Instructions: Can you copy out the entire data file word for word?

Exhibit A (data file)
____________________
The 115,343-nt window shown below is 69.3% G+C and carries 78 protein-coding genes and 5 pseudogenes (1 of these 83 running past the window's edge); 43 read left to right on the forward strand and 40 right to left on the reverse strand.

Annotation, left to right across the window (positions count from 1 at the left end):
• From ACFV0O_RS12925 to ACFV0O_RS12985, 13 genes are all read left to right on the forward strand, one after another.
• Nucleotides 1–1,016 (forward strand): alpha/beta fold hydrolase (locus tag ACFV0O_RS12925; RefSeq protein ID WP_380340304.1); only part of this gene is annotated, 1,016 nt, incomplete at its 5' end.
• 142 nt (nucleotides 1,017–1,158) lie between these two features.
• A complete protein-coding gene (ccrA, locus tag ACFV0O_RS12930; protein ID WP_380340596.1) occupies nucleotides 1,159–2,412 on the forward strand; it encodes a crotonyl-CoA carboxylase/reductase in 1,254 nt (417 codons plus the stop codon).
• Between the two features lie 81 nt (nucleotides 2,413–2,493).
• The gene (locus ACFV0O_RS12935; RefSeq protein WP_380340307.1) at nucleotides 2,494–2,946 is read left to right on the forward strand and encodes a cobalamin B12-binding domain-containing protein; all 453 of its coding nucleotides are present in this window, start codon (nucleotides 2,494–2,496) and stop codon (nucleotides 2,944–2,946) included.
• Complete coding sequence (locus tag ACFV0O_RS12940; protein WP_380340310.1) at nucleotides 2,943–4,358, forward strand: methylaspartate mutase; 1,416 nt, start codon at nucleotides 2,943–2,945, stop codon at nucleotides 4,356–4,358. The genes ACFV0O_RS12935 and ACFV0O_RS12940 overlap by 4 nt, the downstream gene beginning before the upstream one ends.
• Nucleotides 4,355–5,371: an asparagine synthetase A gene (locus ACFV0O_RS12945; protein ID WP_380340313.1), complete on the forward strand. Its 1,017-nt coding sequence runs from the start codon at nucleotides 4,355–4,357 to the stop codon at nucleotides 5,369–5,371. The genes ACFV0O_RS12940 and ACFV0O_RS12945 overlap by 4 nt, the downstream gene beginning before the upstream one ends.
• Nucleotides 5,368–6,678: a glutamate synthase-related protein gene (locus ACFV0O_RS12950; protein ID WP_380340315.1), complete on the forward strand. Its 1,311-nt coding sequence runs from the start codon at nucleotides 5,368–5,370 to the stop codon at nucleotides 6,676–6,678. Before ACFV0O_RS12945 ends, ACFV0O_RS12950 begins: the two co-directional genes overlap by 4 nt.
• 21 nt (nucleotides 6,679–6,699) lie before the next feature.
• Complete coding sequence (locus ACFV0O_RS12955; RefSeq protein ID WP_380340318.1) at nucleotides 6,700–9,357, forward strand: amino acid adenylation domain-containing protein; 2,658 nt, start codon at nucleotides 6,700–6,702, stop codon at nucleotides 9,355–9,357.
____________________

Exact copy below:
The 115,343-nt window shown below is 69.3% G+C and carries 78 protein-coding genes and 5 pseudogenes (1 of these 83 running past the window's edge); 43 read left to right on the forward strand and 40 right to left on the reverse strand.

Annotation, left to right across the window (positions count from 1 at the left end):
• From ACFV0O_RS12925 to ACFV0O_RS12985, 13 genes are all read left to right on the forward strand, one after another.
• Nucleotides 1–1,016 (forward strand): alpha/beta fold hydrolase (locus tag ACFV0O_RS12925; RefSeq protein ID WP_380340304.1); only part of this gene is annotated, 1,016 nt, incomplete at its 5' end.
• 142 nt (nucleotides 1,017–1,158) lie between these two features.
• A complete protein-coding gene (ccrA, locus tag ACFV0O_RS12930; protein ID WP_380340596.1) occupies nucleotides 1,159–2,412 on the forward strand; it encodes a crotonyl-CoA carboxylase/reductase in 1,254 nt (417 codons plus the stop codon).
• Between the two features lie 81 nt (nucleotides 2,413–2,493).
• The gene (locus ACFV0O_RS12935; RefSeq protein WP_380340307.1) at nucleotides 2,494–2,946 is read left to right on the forward strand and encodes a cobalamin B12-binding domain-containing protein; all 453 of its coding nucleotides are present in this window, start codon (nucleotides 2,494–2,496) and stop codon (nucleotides 2,944–2,946) included.
• Complete coding sequence (locus tag ACFV0O_RS12940; protein WP_380340310.1) at nucleotides 2,943–4,358, forward strand: methylaspartate mutase; 1,416 nt, start codon at nucleotides 2,943–2,945, stop codon at nucleotides 4,356–4,358. The genes ACFV0O_RS12935 and ACFV0O_RS12940 overlap by 4 nt, the downstream gene beginning before the upstream one ends.
• Nucleotides 4,355–5,371: an asparagine synthetase A gene (locus ACFV0O_RS12945; protein ID WP_380340313.1), complete on the forward strand. Its 1,017-nt coding sequence runs from the start codon at nucleotides 4,355–4,357 to the stop codon at nucleotides 5,369–5,371. The genes ACFV0O_RS12940 and ACFV0O_RS12945 overlap by 4 nt, the downstream gene beginning before the upstream one ends.
• Nucleotides 5,368–6,678: a glutamate synthase-related protein gene (locus ACFV0O_RS12950; protein ID WP_380340315.1), complete on the forward strand. Its 1,311-nt coding sequence runs from the start codon at nucleotides 5,368–5,370 to the stop codon at nucleotides 6,676–6,678. Before ACFV0O_RS12945 ends, ACFV0O_RS12950 begins: the two co-directional genes overlap by 4 nt.
• 21 nt (nucleotides 6,679–6,699) lie before the next feature.
• Complete coding sequence (locus ACFV0O_RS12955; RefSeq protein ID WP_380340318.1) at nucleotides 6,700–9,357, forward strand: amino acid adenylation domain-containing protein; 2,658 nt, start codon at nucleotides 6,700–6,702, stop codon at nucleotides 9,355–9,357.